Plant Diversity ›› 2017, Vol. 39 ›› Issue (05): 294-299.DOI: 10.1016/j.pld.2017.05.008

• Articles • Previous Articles    

Using MiddRAD-seq data to develop polymorphic microsatellite markers for an endangered yew species

Hantao Qina,b, Guoqian Yangb,c, Jim Provand, Jie Liua, Lianming Gaoa   

  1. a Key Laboratory for Plant Diversity and Biogeography of East Asia, Kunming Institute of Botany, Chinese Academy of Sciences, Kunming, Yunnan, 650201, China;
    b University of Chinese Academy of Sciences, Beijing, 100049, China;
    c Germplasm Bank of Wild Species in Southwest China, Kunming Institute of Botany, Chinese Academy of Sciences, Kunming, 650201, China;
    d Institute of Biological, Environmental and Rural Sciences(IBERS), Aberystwyth University, Penglais, Aberystwyth, SY23 3DA, UK
  • Received:2017-01-19 Revised:2017-05-27 Published:2021-11-05
  • Contact: Jie Liu, Lianming Gao
  • Supported by:
    This research was funded by the National Natural Science Foundations of China (31370252,41571059) and the National Key Basic Research Program of China (2014CB954100).

Abstract: Microsatellites are highly polymorphic markers which have been used in a wide range of genetic studies. In recent years, various sources of next-generation sequencing data have been used to develop new microsatellite loci, but compared with the more common shotgun genomic sequencing or transcriptome data, the potential utility of RAD-seq data for microsatellite ascertainment is comparatively under-used. In this study, we employed MiddRAD-seq data to develop polymorphic microsatellite loci for the endangered yew species Taxus florinii. Of 8,823,053 clean reads generated for ten individuals of a population, 94,851 (~1%) contained microsatellite motifs. These corresponded to 2993 unique loci, of which 526 (~18%) exhibited polymorphism. Of which, 237 were suitable for designing microsatellite primer pairs, and 128 loci were randomly selected for PCR validation and microsatellite screening. Out of the 128 primer pairs, 16 loci gave clear, reproducible patterns, and were then screened and characterized in 24 individuals from two populations. The total number of alleles per locus ranged from two to ten (mean=4.875), and within-population expected heterozygosity from zero to 0.789 (mean=0.530), indicating that these microsatellite loci will be useful for population genetics and speciation studies of T. florinii. This study represents one of few examples to mine polymorphic microsatellite loci from ddRAD data.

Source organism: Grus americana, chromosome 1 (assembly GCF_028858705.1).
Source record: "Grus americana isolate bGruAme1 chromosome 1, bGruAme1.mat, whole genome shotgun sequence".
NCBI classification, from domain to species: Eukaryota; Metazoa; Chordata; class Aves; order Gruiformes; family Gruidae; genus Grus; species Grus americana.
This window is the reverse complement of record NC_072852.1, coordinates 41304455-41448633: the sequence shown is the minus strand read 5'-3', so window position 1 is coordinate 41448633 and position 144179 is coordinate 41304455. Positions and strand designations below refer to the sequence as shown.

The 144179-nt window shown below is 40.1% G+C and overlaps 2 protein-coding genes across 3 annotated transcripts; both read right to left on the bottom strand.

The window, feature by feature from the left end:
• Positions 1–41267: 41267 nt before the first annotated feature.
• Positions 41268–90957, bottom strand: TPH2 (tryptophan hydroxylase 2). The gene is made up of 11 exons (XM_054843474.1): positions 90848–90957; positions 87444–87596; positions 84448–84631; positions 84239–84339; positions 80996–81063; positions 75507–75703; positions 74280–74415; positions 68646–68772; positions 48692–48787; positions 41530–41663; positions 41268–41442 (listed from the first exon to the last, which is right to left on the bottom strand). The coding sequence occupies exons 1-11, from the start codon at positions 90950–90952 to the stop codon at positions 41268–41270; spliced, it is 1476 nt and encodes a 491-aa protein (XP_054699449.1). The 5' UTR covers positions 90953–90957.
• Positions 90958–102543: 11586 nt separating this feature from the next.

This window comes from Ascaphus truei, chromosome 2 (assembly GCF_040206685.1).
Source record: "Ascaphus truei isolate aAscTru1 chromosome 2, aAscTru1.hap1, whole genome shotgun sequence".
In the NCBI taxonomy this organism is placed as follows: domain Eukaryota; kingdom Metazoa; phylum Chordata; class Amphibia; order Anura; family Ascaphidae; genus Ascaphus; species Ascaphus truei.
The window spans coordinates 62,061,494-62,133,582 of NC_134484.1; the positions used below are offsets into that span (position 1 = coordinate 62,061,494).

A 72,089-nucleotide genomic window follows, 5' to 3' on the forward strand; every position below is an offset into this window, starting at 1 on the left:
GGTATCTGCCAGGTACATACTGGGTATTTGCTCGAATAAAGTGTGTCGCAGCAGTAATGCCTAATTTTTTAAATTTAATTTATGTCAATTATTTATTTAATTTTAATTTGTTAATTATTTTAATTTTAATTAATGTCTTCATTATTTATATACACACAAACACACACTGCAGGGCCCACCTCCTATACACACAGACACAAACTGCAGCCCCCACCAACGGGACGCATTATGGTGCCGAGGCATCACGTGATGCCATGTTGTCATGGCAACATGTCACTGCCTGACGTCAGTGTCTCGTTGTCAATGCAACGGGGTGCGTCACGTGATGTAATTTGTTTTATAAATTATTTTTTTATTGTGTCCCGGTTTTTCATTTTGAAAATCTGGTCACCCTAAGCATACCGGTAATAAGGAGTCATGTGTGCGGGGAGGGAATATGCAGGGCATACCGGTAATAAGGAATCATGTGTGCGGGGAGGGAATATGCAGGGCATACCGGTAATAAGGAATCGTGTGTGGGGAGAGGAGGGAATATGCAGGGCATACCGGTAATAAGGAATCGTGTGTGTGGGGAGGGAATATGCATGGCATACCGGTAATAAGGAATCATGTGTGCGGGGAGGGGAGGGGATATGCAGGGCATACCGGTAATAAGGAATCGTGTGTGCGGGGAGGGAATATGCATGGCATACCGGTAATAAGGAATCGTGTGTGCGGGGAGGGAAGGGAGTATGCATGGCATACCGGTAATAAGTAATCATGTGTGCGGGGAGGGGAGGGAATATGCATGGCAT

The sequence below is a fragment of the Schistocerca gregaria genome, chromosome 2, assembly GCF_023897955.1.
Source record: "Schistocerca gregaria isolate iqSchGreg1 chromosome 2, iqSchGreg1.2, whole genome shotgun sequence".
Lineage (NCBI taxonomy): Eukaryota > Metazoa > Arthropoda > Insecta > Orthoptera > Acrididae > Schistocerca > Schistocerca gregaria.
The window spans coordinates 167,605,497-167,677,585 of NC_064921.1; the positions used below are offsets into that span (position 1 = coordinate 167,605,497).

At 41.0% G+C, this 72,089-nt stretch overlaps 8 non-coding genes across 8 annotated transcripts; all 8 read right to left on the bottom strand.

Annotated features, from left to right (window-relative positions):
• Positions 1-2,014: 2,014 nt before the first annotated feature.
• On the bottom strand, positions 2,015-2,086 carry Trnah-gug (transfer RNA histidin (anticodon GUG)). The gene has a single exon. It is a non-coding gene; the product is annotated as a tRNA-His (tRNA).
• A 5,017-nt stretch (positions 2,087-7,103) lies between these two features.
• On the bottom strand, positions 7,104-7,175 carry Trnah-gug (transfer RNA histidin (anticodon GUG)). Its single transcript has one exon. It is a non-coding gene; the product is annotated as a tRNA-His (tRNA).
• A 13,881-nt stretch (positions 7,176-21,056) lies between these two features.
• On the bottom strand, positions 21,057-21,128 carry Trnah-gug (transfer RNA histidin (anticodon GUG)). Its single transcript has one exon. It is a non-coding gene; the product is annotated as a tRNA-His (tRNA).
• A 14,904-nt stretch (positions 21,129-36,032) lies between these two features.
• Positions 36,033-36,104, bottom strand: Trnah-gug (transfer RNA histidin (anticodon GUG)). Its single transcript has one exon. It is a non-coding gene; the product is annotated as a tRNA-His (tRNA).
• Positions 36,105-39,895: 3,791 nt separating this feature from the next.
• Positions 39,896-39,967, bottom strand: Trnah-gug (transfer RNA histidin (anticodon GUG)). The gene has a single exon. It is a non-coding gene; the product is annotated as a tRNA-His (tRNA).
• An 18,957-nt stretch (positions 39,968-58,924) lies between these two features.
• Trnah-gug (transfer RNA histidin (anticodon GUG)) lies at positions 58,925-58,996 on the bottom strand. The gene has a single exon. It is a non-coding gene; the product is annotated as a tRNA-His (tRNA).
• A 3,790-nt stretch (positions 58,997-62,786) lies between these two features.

Key words: MiddRAD-seq, Endangered species, Microsatellite, Next-generation sequencing, Taxus florinii